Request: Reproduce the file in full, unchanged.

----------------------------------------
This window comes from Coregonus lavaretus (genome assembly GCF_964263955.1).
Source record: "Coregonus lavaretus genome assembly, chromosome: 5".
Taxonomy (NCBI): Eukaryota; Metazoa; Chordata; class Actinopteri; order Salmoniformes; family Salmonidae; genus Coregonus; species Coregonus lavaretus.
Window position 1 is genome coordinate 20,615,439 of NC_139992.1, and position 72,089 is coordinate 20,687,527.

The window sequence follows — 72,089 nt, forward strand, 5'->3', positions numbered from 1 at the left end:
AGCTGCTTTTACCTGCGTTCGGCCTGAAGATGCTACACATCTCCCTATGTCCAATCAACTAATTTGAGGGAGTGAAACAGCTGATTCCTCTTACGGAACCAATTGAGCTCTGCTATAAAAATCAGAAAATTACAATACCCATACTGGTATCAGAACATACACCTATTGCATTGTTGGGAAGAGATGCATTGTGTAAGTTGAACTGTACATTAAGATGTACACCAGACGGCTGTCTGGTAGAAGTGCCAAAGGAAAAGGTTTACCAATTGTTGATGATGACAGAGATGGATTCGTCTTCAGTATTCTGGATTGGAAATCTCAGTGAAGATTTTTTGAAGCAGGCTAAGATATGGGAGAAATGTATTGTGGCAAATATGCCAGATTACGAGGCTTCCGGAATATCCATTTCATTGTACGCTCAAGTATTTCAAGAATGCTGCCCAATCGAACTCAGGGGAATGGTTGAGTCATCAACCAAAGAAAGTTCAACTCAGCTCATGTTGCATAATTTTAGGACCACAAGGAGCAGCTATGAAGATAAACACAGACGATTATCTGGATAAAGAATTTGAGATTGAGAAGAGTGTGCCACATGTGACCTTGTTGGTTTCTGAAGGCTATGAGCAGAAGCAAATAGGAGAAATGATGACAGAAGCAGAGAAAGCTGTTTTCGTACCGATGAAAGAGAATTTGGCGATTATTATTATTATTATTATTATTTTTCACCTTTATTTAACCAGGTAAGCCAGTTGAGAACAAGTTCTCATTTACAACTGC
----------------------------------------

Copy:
This window comes from Coregonus lavaretus (genome assembly GCF_964263955.1).
Source record: "Coregonus lavaretus genome assembly, chromosome: 5".
Taxonomy (NCBI): Eukaryota; Metazoa; Chordata; class Actinopteri; order Salmoniformes; family Salmonidae; genus Coregonus; species Coregonus lavaretus.
Window position 1 is genome coordinate 20,615,439 of NC_139992.1, and position 72,089 is coordinate 20,687,527.

The window sequence follows — 72,089 nt, forward strand, 5'->3', positions numbered from 1 at the left end:
AGCTGCTTTTACCTGCGTTCGGCCTGAAGATGCTACACATCTCCCTATGTCCAATCAACTAATTTGAGGGAGTGAAACAGCTGATTCCTCTTACGGAACCAATTGAGCTCTGCTATAAAAATCAGAAAATTACAATACCCATACTGGTATCAGAACATACACCTATTGCATTGTTGGGAAGAGATGCATTGTGTAAGTTGAACTGTACATTAAGATGTACACCAGACGGCTGTCTGGTAGAAGTGCCAAAGGAAAAGGTTTACCAATTGTTGATGATGACAGAGATGGATTCGTCTTCAGTATTCTGGATTGGAAATCTCAGTGAAGATTTTTTGAAGCAGGCTAAGATATGGGAGAAATGTATTGTGGCAAATATGCCAGATTACGAGGCTTCCGGAATATCCATTTCATTGTACGCTCAAGTATTTCAAGAATGCTGCCCAATCGAACTCAGGGGAATGGTTGAGTCATCAACCAAAGAAAGTTCAACTCAGCTCATGTTGCATAATTTTAGGACCACAAGGAGCAGCTATGAAGATAAACACAGACGATTATCTGGATAAAGAATTTGAGATTGAGAAGAGTGTGCCACATGTGACCTTGTTGGTTTCTGAAGGCTATGAGCAGAAGCAAATAGGAGAAATGATGACAGAAGCAGAGAAAGCTGTTTTCGTACCGATGAAAGAGAATTTGGCGATTATTATTATTATTATTATTATTTTTCACCTTTATTTAACCAGGTAAGCCAGTTGAGAACAAGTTCTCATTTACAACTGC